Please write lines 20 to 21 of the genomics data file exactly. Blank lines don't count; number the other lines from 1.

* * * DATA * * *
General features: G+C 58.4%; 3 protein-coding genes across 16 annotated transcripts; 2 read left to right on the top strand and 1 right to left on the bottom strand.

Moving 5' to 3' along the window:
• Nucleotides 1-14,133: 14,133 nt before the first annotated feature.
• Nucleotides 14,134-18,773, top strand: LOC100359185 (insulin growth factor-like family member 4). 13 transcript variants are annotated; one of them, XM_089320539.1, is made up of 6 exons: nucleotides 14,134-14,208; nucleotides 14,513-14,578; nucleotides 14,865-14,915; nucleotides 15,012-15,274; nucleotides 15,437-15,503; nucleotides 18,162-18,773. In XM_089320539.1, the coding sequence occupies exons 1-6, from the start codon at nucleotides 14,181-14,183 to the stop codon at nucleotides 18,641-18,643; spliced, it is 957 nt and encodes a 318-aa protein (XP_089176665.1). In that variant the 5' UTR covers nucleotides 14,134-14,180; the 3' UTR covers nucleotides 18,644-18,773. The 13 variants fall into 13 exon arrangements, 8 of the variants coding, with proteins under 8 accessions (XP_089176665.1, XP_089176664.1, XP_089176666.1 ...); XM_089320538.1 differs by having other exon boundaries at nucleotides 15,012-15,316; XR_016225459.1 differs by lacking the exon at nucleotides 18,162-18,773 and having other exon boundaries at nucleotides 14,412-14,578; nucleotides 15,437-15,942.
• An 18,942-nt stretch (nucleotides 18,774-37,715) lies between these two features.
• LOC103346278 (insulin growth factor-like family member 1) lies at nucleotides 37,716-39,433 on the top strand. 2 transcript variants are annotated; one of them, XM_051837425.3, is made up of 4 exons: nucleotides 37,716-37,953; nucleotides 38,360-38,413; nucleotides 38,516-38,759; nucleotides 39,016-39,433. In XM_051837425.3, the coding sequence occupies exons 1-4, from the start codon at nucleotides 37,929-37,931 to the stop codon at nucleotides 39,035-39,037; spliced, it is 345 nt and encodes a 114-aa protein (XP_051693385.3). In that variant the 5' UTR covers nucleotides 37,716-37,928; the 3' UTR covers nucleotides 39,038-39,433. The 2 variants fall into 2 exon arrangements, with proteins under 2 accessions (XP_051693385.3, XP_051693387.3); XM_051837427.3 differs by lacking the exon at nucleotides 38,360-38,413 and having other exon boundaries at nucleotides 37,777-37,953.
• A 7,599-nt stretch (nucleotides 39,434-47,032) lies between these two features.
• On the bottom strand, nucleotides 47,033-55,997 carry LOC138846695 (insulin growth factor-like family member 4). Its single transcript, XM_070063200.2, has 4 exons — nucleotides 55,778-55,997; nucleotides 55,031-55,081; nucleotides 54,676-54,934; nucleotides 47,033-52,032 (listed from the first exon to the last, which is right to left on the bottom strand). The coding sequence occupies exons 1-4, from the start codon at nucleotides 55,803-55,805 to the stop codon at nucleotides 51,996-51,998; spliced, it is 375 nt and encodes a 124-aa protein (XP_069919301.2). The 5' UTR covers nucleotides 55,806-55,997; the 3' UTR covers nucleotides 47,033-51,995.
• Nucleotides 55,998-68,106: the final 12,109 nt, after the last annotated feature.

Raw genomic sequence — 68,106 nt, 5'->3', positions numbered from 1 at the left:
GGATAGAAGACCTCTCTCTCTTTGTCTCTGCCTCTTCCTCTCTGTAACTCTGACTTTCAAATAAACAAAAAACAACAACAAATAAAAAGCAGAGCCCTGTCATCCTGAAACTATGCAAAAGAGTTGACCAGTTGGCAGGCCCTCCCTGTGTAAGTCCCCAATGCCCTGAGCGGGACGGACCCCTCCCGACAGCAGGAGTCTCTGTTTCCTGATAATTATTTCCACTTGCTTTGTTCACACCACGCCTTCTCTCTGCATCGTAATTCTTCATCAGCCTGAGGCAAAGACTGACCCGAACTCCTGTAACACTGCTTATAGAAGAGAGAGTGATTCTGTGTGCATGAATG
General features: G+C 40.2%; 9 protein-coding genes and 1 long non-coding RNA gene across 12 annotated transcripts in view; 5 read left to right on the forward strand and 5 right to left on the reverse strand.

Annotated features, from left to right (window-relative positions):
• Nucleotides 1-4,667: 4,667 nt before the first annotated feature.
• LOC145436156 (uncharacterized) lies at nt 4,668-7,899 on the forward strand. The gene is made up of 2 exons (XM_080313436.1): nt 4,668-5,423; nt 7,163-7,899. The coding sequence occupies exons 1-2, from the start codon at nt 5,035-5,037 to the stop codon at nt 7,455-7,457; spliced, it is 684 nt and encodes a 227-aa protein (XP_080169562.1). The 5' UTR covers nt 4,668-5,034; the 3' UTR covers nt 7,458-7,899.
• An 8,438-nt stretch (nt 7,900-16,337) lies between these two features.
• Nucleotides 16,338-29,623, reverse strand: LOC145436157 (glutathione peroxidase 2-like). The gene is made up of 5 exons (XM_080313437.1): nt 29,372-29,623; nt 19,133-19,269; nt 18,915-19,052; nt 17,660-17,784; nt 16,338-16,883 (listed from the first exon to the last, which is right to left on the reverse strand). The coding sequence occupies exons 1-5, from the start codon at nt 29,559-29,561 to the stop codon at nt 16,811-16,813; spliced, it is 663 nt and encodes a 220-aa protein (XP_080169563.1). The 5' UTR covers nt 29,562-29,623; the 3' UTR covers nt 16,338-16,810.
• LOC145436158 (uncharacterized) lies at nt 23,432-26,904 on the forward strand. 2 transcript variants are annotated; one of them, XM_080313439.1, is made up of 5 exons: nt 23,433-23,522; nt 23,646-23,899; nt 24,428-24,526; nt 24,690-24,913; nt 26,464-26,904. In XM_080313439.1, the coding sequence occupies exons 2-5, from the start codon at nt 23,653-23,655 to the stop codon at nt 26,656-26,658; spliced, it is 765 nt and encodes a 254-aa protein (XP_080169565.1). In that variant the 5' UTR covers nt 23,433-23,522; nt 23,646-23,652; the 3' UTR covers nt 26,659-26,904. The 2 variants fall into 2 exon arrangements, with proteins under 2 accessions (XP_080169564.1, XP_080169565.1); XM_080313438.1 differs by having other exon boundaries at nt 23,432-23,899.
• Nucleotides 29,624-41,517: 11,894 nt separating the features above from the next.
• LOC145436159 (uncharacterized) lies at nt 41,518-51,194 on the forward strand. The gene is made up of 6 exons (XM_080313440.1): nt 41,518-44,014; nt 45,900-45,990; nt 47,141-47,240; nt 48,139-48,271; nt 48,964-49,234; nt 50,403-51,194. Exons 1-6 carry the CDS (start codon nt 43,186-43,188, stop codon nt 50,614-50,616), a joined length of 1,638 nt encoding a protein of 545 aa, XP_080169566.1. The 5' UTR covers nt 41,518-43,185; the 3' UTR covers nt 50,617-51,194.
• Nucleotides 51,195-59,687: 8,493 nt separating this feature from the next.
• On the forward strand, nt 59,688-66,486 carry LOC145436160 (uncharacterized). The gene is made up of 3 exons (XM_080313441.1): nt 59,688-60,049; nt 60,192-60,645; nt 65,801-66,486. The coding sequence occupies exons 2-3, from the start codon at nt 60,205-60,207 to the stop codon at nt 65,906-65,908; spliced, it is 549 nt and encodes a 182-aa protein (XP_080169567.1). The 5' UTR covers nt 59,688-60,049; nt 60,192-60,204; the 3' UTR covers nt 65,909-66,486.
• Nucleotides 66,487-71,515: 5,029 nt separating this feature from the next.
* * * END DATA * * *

• LOC145436159 (uncharacterized) lies at nt 41,518-51,194 on the forward strand. The gene is made up of 6 exons (XM_080313440.1): nt 41,518-44,014; nt 45,900-45,990; nt 47,141-47,240; nt 48,139-48,271; nt 48,964-49,234; nt 50,403-51,194. Exons 1-6 carry the CDS (start codon nt 43,186-43,188, stop codon nt 50,614-50,616), a joined length of 1,638 nt encoding a protein of 545 aa, XP_080169566.1. The 5' UTR covers nt 41,518-43,185; the 3' UTR covers nt 50,617-51,194.
• Nucleotides 51,195-59,687: 8,493 nt separating this feature from the next.